“There is a meeting here tonight” are the words of a song often rendered by religious spiritualists, practitioners of folk denominations of Christianity. These are grassroots types involving preachers and small groups who would gather on the street corner to preach, inviting the flock with the song “There is a meeting here tonight /Come one and all and gather round /There is a meeting here tonight.” Another part of Greaves is his intuitive tendencies and preoccupations and what he takes from the folk. He was involved in a major joint exhibition in London with Jamaican revivalist Everard Brown, called ‘The Elders’ because of their engagements with intuitive art and revivalist religions (see Greaves’ ‘Wayside Preacher’ inter alia). He therefore took the “meeting” from the revivalists to also refer to political meetings on street corners and renders them through the imagery of packs of dogs who customarily gather on the streets at nights in very sarcastic, ironic fashion.
That is the approach Greaves the poet takes in ‘Caribbean History.’ He invokes many well-known historical, biblical and literary figures from both Caribbean and world history and places them satirically in modern local Caribbean situations in this ironic approach to Caribbean history.
However, Greaves was equally capable of taking his music, guitar playing and interest in folk traditions seriously. In Barbados he was a member of a group with Ken Corsbie who organised and staged an annual theatrical production featuring storytelling with several performers and the annual Earthworks Awards. Greaves played the guitar in a band put together to accompany the chorus of singers that strung the performances together.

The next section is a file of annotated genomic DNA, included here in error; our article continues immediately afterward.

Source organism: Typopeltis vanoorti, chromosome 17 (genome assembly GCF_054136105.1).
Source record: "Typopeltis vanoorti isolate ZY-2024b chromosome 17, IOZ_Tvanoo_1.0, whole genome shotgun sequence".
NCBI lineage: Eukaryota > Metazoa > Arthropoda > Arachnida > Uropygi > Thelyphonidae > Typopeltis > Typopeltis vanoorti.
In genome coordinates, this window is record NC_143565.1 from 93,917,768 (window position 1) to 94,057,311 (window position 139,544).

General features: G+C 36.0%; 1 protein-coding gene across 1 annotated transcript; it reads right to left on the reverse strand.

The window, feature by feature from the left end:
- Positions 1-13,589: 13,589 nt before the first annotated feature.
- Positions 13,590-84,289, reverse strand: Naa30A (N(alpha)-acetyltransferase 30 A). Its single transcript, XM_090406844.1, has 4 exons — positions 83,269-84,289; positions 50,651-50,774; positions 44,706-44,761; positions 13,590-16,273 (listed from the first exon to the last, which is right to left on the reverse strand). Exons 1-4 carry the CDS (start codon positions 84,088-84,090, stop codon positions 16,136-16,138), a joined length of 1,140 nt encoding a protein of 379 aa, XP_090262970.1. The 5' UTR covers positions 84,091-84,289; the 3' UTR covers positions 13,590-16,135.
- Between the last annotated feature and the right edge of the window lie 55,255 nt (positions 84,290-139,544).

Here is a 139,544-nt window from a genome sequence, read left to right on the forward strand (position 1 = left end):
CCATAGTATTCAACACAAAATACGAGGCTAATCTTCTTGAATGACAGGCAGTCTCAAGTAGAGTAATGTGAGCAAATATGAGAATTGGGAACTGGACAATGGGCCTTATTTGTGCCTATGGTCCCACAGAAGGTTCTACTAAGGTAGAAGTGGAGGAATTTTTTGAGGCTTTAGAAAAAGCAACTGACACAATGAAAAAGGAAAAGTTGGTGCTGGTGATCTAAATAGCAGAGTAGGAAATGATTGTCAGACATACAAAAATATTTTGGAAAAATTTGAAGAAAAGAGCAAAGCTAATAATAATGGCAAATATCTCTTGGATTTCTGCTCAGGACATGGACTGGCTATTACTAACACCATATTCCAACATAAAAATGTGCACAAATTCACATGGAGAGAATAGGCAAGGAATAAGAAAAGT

It is not farfetched to think that with the way Greaves pulls all these facets together in his approach to art and poetry, his work seems to get better year after year, exhibition after exhibition. ‘Dialogue with Wilson Harris’ is an emphatically powerful exhibition. It is not surprising that another poet from whom Greaves takes inspiration is John Donne, since Greaves’ work betrays traces of a metaphysical quality. It is evident in the first stanza of this poem ‘Caribbean History’ and in the way Greaves describes his lifelong acquaintance with the Guyanese landscape, in particular the interior and rainforests, very much like Mark McWatt. Importantly, also like Wilson Harris with whom Greaves finds so much kinship.
Another exhibition relevant to these themes is Greaves’ ‘Shadows Move Among Them’ whose title is taken from Edgar Mittelholzer. Here again the painter dialogues with the novelist in the use of imagery. In this exhibition Greaves uses a motif of shadows, in which in several paintings you do not see the figures, the persons; there are shadows that fall across the canvasses in many symbols and suggestions of an examination of human society.
It is this brand of modernist, post-modernist, metaphysical and existentialist expression that recur in the works of this artist in both the visual arts and poetry. The poem reproduced here illustrates some of these post-modernist stylings and ways of scrutinising Caribbean society.